“One family called to say they could not leave their home because of two fallen trees and power lines lying across East Mercer Way,” Communications Coordinator Joy Bueling said on Friday. “The residents are stuck with down power lines in both directions.”
The family was confined to their home until Puget Sound Energy crews could secure the down power lines and remove the timbers by early Monday morning.
One of the first reports of fallen trees came on Wednesday when a concerned parent noticed a couple of fallen trees in the playground of Island Park Elementary School. On Thursday afternoon, before the big winds, a tree fell into the power lines outside of Islander Middle School and prevented parents from picking up their children at the normal student drop-off/pick-up lot. All the students were safe inside and PSE had the incident secured that evening.
According to Parks and Recreation director Pete Mayer, there were 25 calls of park damage and crews began assessing the damage on Monday. The bathrooms at Bicentennial Park had a tree fall on them and another tree fell in Luther Burbank. That cut off the communications equipment to the community center, but city staff quickly ran a bypass to off set the damage.
“Right now, the crews are only removing potential hazards like a leaning tree or one that poses a threat of falling on a trail, building or structure,” Mayer said. “We have completely assessed one quadrant of Pioneer Park, the Southeast, and there were 43 downed trees on trails and many more in the woods.”
King County parks crews were scheduled to arrive on Tuesday to help city employees assess and repair the damages. Except for the five designated parks for dropping off debris, all parks were to remain closed until damage assessments could be finished.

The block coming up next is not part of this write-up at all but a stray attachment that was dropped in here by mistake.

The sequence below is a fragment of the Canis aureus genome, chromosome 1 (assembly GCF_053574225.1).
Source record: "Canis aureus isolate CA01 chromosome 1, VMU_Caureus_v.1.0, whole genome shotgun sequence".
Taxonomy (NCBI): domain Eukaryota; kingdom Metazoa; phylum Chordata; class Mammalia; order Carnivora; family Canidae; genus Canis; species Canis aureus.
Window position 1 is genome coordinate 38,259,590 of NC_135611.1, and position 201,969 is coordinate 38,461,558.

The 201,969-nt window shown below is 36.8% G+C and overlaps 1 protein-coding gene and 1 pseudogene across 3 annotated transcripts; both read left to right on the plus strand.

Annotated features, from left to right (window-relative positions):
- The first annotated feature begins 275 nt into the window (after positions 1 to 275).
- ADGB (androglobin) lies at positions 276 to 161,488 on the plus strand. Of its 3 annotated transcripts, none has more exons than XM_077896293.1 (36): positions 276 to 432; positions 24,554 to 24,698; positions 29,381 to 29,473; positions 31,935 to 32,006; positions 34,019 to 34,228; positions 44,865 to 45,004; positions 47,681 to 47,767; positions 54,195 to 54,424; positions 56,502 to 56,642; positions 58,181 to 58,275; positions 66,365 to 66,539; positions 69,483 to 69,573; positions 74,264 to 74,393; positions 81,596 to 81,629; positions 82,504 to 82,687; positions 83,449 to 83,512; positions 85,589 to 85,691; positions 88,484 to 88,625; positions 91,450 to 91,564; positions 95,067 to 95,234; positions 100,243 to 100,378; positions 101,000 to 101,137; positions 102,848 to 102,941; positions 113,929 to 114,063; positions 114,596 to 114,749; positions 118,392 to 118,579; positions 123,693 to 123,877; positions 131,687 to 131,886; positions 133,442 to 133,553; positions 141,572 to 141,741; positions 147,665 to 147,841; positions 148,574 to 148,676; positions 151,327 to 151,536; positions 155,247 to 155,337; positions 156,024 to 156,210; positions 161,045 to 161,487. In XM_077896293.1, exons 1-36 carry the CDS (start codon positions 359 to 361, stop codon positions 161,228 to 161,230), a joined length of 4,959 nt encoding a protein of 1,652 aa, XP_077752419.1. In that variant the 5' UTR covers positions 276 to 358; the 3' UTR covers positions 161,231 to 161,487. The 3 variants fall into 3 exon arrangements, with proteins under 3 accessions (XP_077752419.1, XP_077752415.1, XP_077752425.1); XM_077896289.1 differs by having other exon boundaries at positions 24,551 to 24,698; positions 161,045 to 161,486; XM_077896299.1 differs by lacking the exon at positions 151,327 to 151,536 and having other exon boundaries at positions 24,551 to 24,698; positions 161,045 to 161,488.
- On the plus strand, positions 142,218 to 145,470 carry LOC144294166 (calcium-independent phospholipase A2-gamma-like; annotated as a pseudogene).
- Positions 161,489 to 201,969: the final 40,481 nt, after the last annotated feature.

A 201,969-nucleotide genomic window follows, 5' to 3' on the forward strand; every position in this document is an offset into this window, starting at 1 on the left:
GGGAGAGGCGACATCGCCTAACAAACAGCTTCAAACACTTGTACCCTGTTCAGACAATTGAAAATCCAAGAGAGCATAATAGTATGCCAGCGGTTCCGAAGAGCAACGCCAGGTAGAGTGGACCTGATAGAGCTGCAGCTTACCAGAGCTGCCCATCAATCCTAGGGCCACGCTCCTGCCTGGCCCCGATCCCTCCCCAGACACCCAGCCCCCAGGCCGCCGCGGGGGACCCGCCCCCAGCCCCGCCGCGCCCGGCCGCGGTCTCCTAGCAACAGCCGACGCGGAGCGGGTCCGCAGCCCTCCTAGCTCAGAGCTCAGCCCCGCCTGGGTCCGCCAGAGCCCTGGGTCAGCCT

The Chamber of Commerce reported that all Island businesses were effected by the power outage. Besides the big grocery stores that had generators, most business could not open over the weekend. Even most restaurants were closed and Moreman said this loss of sales was very painful for the local businesses that really depend on holiday sales.
“All these merchants really missed out on a very important holiday shopping weekend,” Moreman said. “Not to mention that you couldn’t even sell coffee without electricity.”
Even the big stores lost plenty of perishable goods, especially the ice cream. The generators kept most foods good but everybody experienced losses, Moreman said.
By Monday, most business in Town Center were reopened and all had power restored. The South end shopping center, however, did not have power by that time and only the QFC was open since it had a generator to power the store.
To help local businesses and its members, the Chamber issued a statement asking residents to spend some holiday shopping in Town Center.
“We want to encourage all Islanders to shop locally and within downtown Mercer Island because there is lots to be had here,” Moreman said. “All the stores here have the things shoppers want to buy.”